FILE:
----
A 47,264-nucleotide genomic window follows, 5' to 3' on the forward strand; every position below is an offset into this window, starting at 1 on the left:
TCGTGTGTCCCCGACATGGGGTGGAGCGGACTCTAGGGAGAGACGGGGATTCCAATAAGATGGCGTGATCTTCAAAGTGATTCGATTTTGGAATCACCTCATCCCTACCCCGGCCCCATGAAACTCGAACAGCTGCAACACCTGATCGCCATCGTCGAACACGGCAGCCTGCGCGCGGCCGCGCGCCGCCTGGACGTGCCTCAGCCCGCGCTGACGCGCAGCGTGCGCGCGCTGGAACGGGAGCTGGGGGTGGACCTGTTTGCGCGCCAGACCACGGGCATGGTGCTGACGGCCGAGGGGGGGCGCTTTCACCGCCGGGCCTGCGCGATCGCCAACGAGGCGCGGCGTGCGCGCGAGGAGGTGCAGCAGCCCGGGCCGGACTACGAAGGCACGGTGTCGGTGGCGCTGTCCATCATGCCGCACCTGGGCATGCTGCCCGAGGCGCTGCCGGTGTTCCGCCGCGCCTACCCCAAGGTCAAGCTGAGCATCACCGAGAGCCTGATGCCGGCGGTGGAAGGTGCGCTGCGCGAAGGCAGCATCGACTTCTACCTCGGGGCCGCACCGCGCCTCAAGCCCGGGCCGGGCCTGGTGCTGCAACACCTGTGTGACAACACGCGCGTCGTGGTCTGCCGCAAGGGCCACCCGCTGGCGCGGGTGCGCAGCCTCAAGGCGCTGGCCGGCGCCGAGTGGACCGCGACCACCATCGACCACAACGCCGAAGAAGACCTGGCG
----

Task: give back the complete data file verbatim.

A 47,264-nucleotide genomic window follows, 5' to 3' on the forward strand; every position below is an offset into this window, starting at 1 on the left:
TCGTGTGTCCCCGACATGGGGTGGAGCGGACTCTAGGGAGAGACGGGGATTCCAATAAGATGGCGTGATCTTCAAAGTGATTCGATTTTGGAATCACCTCATCCCTACCCCGGCCCCATGAAACTCGAACAGCTGCAACACCTGATCGCCATCGTCGAACACGGCAGCCTGCGCGCGGCCGCGCGCCGCCTGGACGTGCCTCAGCCCGCGCTGACGCGCAGCGTGCGCGCGCTGGAACGGGAGCTGGGGGTGGACCTGTTTGCGCGCCAGACCACGGGCATGGTGCTGACGGCCGAGGGGGGGCGCTTTCACCGCCGGGCCTGCGCGATCGCCAACGAGGCGCGGCGTGCGCGCGAGGAGGTGCAGCAGCCCGGGCCGGACTACGAAGGCACGGTGTCGGTGGCGCTGTCCATCATGCCGCACCTGGGCATGCTGCCCGAGGCGCTGCCGGTGTTCCGCCGCGCCTACCCCAAGGTCAAGCTGAGCATCACCGAGAGCCTGATGCCGGCGGTGGAAGGTGCGCTGCGCGAAGGCAGCATCGACTTCTACCTCGGGGCCGCACCGCGCCTCAAGCCCGGGCCGGGCCTGGTGCTGCAACACCTGTGTGACAACACGCGCGTCGTGGTCTGCCGCAAGGGCCACCCGCTGGCGCGGGTGCGCAGCCTCAAGGCGCTGGCCGGCGCCGAGTGGACCGCGACCACCATCGACCACAACGCCGAAGAAGACCTGGCG